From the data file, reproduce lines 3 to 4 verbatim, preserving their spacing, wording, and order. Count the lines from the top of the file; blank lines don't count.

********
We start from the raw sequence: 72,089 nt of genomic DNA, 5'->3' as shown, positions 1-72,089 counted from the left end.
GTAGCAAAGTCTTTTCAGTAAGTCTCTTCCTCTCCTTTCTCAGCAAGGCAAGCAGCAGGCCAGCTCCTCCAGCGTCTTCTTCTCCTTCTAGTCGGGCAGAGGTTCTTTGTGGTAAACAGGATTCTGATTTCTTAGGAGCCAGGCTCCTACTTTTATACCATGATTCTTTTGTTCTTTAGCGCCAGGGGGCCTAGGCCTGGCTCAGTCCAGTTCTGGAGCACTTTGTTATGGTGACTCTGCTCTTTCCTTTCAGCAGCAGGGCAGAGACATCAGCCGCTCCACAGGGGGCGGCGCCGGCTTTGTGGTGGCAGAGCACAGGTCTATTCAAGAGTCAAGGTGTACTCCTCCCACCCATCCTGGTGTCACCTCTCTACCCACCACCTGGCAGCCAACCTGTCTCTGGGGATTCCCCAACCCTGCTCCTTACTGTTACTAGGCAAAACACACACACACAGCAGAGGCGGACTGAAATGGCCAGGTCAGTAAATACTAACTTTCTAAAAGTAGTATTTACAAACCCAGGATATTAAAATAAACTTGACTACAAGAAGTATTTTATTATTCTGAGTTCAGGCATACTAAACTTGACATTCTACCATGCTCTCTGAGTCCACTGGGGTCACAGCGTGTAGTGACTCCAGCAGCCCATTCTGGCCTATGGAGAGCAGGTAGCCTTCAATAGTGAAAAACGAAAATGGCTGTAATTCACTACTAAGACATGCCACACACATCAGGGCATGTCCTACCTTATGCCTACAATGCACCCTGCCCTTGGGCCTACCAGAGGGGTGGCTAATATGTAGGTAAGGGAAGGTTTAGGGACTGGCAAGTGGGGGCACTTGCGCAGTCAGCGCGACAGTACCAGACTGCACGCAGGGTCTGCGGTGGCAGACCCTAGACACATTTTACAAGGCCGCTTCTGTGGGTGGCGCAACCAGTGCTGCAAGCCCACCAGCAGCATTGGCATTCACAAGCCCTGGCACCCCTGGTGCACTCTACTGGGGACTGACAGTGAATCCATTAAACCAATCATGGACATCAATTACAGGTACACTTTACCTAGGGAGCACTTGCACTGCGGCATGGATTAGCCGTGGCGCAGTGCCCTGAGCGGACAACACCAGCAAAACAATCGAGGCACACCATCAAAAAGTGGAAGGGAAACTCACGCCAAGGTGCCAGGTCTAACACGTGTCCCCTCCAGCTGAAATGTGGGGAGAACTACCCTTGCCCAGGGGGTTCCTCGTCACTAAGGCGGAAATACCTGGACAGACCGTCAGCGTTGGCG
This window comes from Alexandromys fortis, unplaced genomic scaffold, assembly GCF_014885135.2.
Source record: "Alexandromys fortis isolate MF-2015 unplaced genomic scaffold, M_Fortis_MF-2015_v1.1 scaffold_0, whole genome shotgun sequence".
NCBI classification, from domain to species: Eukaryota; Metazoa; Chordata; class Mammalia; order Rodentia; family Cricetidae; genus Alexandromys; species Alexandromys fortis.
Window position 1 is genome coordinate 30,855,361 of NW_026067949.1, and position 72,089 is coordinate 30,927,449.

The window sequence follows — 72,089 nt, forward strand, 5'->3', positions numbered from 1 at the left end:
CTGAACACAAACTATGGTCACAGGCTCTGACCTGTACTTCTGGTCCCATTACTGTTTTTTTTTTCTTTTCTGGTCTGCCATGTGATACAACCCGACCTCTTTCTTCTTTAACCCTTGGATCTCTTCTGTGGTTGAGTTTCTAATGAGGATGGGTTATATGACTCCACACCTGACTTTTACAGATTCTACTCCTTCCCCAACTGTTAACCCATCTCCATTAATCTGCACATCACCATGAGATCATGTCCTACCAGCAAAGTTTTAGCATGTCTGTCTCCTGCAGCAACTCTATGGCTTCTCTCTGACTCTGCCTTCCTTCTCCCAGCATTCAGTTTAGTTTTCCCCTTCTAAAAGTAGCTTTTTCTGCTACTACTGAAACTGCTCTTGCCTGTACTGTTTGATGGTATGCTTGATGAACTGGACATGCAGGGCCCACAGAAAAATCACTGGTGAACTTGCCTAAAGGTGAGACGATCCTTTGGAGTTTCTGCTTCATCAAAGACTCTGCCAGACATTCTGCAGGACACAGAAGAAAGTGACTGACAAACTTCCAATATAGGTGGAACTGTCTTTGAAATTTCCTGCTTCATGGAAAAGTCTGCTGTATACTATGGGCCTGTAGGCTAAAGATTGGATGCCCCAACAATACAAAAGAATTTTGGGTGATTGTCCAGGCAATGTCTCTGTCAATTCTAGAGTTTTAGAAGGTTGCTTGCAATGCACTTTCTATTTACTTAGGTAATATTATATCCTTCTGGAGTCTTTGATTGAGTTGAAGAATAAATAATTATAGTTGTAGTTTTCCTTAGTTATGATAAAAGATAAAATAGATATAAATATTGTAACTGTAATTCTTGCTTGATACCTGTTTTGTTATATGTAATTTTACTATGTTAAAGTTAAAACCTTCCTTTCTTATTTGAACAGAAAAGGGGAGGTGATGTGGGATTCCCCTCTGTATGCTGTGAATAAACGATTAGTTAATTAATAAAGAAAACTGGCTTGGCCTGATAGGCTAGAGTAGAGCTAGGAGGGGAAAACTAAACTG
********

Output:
This window comes from Alexandromys fortis, unplaced genomic scaffold, assembly GCF_014885135.2.
Source record: "Alexandromys fortis isolate MF-2015 unplaced genomic scaffold, M_Fortis_MF-2015_v1.1 scaffold_0, whole genome shotgun sequence".